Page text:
Uruguayan teenager Thomas Chacon arrived as a special "young designated player" to a Minneapolis-St. Paul International Airport welcome in August 2019.
He left Wednesday after playing just six games in less than two seasons with Minnesota United.
The Loons waived Chacon last week and on Wednesday executed an offseason buyout of his guaranteed contract to give them financial flexibility.
He played two games late in the 2019 season, four more in the COVID-19 shortened 2020 season, limited by his 5-4 size and probably adjusting to a new country at such a young age.
Signed when he was 18, Chacon started two of those six games, didn't score a goal or get an assist and was loaned to a team back home in Uruguay for the 2021 season.
"It's never an easy one," Loons coach Adrian Heath said. "When you bring players into your club, there's no magic formula that you get it right. You never know how people are going to settle. You never know how it's going to be for a young kid at his age as he was at the time. …
"It just never really happened for him. I think he's more comfortable down there."
Heath said the team weighed parting with Chacon and saving on his salary or "do we persevere with him."
"We felt this was the right decision," Heath said. "It's never anything personal. You just hope the decisions you make are the right ones at the particular moment. Over a period of time we'll see if it was the right decision because he's still a young kid and he has got talent. But he didn't seem to settle at our place."
Chacon said farewell and thank you to the franchise and its fans on his social media accounts Wednesday.
"I say goodbye to this club, to this beautiful city," he wrote. "It was not as I imagined, as I dreamed it could be. But I took a lot of learning, colleagues, friends and more."
The Chacon buyout opens an international roster and designated player spot for a Loons team that has star midfielder Emanuel Reynoso and striker Adrien Hunou as its first two of three allowed DPs.
Heath said the team could add as many as three new players in the next few days. He didn't name names, but the Loons have pursued bringing back Paraguayan striker Luis Amarilla and Honduras defensive midfielder Kervin Arriaga for some time.
Three for Danladi
Loons former No. 1 overall draft pick Abu Danladi scored three goals Wednesday in his first competitive action now that he's back after two seasons with Nashville. He did so against a college select 11 team.
"He looked particularly sharp, a couple of really good finishes," Heath said. "Good runs, looked quick. He has come in really good shape."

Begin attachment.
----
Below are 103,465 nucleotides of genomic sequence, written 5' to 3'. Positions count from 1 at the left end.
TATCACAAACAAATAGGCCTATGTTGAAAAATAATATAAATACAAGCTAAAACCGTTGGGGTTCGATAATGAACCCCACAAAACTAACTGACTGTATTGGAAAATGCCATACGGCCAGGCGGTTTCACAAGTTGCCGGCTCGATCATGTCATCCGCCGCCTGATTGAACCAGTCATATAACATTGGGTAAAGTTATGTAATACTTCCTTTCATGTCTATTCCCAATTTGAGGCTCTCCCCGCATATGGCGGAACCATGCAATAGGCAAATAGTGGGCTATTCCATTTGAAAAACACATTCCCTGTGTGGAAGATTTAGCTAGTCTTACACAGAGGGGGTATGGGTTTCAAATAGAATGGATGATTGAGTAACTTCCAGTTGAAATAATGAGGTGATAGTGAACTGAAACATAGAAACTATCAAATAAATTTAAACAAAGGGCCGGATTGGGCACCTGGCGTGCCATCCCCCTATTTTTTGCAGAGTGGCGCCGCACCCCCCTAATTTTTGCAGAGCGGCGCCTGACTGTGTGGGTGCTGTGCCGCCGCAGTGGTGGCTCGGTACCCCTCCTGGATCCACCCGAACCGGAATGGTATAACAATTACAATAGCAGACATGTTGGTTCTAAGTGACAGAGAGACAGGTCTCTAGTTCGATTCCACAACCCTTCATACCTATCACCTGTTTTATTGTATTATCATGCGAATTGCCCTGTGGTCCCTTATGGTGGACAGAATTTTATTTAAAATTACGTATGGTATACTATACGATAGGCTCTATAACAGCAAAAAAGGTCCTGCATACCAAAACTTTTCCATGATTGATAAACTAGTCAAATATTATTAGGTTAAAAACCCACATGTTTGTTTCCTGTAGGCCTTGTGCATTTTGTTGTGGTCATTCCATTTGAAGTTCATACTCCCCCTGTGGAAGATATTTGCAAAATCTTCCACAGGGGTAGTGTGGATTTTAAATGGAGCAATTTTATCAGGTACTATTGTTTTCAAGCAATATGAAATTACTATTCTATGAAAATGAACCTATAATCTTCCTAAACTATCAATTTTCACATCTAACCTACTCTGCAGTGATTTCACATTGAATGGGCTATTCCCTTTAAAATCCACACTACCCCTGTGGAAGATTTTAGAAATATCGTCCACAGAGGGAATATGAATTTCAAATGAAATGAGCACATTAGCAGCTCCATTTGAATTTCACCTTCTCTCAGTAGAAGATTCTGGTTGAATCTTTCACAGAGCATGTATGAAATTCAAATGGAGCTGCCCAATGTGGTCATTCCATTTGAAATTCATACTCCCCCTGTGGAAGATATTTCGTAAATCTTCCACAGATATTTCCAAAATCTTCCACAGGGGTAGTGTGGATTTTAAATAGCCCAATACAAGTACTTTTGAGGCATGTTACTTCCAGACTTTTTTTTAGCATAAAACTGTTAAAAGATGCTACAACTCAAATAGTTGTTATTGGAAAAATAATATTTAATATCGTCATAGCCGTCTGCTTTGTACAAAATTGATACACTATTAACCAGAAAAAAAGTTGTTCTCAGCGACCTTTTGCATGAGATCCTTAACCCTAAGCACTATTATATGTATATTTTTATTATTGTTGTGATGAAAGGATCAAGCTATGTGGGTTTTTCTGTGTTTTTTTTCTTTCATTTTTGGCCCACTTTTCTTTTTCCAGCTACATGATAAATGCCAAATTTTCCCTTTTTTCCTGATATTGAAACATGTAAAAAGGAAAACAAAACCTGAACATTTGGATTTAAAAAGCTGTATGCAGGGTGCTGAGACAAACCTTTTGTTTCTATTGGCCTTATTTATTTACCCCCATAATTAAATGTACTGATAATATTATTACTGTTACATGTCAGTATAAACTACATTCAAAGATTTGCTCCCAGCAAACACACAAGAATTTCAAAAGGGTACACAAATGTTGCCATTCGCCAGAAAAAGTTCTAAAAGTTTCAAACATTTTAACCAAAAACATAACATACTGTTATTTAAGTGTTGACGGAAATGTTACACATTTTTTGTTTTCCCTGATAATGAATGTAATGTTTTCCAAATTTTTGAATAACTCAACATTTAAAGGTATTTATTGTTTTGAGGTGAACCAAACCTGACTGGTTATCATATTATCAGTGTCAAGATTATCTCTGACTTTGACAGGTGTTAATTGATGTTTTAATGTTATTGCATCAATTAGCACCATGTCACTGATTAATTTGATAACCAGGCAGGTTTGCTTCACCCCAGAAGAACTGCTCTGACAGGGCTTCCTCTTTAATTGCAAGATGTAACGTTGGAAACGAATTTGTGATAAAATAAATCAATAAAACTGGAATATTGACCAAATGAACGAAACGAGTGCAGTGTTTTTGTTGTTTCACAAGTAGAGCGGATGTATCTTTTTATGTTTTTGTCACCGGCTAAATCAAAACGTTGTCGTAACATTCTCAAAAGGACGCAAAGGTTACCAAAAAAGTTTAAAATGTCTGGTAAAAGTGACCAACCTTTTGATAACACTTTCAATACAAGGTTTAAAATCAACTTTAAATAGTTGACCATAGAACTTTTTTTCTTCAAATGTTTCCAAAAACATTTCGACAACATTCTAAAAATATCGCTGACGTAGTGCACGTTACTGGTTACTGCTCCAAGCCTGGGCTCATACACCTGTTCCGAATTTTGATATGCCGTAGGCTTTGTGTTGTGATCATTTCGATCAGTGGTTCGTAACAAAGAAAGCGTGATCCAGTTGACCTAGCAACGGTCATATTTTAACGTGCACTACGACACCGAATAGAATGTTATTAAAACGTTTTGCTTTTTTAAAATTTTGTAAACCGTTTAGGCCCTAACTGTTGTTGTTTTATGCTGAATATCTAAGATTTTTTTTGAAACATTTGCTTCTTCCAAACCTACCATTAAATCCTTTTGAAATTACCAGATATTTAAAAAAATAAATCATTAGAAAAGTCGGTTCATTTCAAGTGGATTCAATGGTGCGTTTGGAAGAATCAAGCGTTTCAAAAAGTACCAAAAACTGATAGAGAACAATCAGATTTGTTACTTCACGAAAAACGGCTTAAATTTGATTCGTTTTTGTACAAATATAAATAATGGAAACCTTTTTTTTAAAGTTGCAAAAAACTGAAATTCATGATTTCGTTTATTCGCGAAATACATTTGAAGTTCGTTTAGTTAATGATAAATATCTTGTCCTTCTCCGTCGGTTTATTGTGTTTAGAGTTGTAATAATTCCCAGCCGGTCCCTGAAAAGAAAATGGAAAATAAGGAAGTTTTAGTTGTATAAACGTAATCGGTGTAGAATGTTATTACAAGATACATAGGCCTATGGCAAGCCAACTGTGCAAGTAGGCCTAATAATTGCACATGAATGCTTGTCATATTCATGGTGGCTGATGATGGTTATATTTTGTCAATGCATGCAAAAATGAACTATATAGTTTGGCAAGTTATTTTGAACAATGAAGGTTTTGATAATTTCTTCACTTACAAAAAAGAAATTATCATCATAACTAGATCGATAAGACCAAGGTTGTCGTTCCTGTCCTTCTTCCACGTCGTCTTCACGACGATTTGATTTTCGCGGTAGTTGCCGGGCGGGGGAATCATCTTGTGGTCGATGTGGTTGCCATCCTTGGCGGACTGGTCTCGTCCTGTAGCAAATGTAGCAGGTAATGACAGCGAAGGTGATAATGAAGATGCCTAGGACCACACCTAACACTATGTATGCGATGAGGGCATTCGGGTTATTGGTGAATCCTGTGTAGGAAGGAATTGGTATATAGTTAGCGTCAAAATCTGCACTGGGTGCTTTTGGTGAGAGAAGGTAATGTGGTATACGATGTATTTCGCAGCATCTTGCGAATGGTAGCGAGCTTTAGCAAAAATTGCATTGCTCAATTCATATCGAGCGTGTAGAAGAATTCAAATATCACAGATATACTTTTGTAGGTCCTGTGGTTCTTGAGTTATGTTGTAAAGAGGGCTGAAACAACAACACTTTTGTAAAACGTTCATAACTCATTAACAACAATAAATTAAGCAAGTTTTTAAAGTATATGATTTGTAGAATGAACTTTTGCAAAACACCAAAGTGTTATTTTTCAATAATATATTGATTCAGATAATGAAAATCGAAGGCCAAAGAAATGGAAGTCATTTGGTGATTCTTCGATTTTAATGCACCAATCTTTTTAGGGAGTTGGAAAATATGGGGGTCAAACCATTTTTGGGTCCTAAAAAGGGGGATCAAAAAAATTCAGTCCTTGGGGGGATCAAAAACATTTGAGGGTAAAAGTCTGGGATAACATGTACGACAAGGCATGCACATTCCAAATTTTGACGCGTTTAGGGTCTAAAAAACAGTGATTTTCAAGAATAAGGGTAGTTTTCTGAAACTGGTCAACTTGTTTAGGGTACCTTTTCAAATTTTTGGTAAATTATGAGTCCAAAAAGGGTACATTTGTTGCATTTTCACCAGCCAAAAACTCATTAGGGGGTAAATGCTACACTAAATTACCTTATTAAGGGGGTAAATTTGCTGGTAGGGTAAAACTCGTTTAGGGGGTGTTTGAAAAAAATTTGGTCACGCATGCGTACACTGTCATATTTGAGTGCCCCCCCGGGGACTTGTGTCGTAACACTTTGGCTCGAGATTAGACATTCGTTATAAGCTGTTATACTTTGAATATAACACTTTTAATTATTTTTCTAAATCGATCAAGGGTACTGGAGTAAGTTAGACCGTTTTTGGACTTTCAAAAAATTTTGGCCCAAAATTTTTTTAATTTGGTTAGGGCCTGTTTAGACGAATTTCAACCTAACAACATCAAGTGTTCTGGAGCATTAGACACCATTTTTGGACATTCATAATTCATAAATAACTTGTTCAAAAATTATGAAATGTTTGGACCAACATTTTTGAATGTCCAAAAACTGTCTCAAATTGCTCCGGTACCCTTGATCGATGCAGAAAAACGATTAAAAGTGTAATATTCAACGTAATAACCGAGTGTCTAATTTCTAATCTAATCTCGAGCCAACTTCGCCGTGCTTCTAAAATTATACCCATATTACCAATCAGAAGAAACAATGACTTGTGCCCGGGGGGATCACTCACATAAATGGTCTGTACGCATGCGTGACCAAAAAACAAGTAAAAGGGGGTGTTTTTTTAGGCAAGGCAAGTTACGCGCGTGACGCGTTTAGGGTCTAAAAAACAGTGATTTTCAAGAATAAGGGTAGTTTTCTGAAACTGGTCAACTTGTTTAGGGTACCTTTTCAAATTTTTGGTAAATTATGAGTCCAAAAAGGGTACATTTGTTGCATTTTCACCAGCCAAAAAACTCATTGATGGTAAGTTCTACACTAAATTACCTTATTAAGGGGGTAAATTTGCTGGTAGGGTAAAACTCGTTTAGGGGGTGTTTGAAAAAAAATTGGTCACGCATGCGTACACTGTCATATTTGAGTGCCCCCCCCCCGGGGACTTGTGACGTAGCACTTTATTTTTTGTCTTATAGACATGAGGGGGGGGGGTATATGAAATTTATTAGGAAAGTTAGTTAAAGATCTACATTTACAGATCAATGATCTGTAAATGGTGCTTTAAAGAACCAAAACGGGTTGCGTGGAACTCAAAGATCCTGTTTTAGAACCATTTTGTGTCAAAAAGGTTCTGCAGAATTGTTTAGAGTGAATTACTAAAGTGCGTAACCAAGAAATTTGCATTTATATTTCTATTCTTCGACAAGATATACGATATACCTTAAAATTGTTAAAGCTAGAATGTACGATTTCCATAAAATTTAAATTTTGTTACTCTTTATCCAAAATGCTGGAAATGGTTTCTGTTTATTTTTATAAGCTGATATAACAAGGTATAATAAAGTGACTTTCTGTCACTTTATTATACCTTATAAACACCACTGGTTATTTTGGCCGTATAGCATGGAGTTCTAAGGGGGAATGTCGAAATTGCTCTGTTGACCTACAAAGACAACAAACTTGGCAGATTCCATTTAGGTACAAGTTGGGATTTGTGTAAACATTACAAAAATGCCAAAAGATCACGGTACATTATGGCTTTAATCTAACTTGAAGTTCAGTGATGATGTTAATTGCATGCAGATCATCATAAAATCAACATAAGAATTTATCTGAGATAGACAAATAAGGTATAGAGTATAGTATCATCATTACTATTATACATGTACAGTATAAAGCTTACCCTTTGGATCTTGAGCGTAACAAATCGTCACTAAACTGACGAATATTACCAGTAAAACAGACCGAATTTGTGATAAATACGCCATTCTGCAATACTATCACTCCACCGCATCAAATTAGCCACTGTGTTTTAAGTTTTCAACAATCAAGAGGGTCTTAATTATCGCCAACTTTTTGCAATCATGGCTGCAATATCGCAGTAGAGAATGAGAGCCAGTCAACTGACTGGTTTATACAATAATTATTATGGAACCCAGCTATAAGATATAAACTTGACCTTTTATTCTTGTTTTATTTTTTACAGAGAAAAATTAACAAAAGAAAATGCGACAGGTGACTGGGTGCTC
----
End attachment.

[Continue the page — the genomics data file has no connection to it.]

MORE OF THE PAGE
Starting right back Romain Metanire ran and worked on the side on his way back from what Heath called a badly torn hamstring in a first-round playoff loss at Portland in November.
Heath said Metanire is "progressing nicely" and is hopeful he can join back in with his teammates when they travel to Portland in mid-February, two weeks before the Feb. 26 season opener at Philadelphia.
Until then, 2021 first-round pick Nabi Kibunguchy and D.J. Taylor will get time at Metanire's position.
Reynoso looks good
Reynoso also saw game action Wednesday after he didn't play in an indoor scrimmage in Blaine before the team left for Florida.
"He got some minutes today, made a couple of goals, a couple unbelievable passes," Heath said. "He looks lean and he looks in good condition, so we're pleased."
Hunou, delayed in arriving for camp because of COVID-19, played some too on Wednesday.
Starting right-side attacker Robin Lod has completed his two months-plus military training back home in Finland and now is spending time with his family before he likely rejoins teammates when they return to Minnesota from Florida.
Waiting for Hlongwane
Recently signed young South African forward Bongokuhle Hlongwane had his U.S. immigration interview back home and is waiting for paperwork to clear before he can travel to the United States. Heath said he hopes Hlongwane will arrive before the team returns to Minnesota next week.
The Loons have gone to Orlando for 10 days to get out of subzero temperatures and brought bad weather with them for their first three days.
"Having lived down here a long time, I've never know it this cold and rainy," Heath said. "It's not been the ideal warm weather training we expected. It's nice to be on the grass to be honest, but it's just unusually cold and rainy."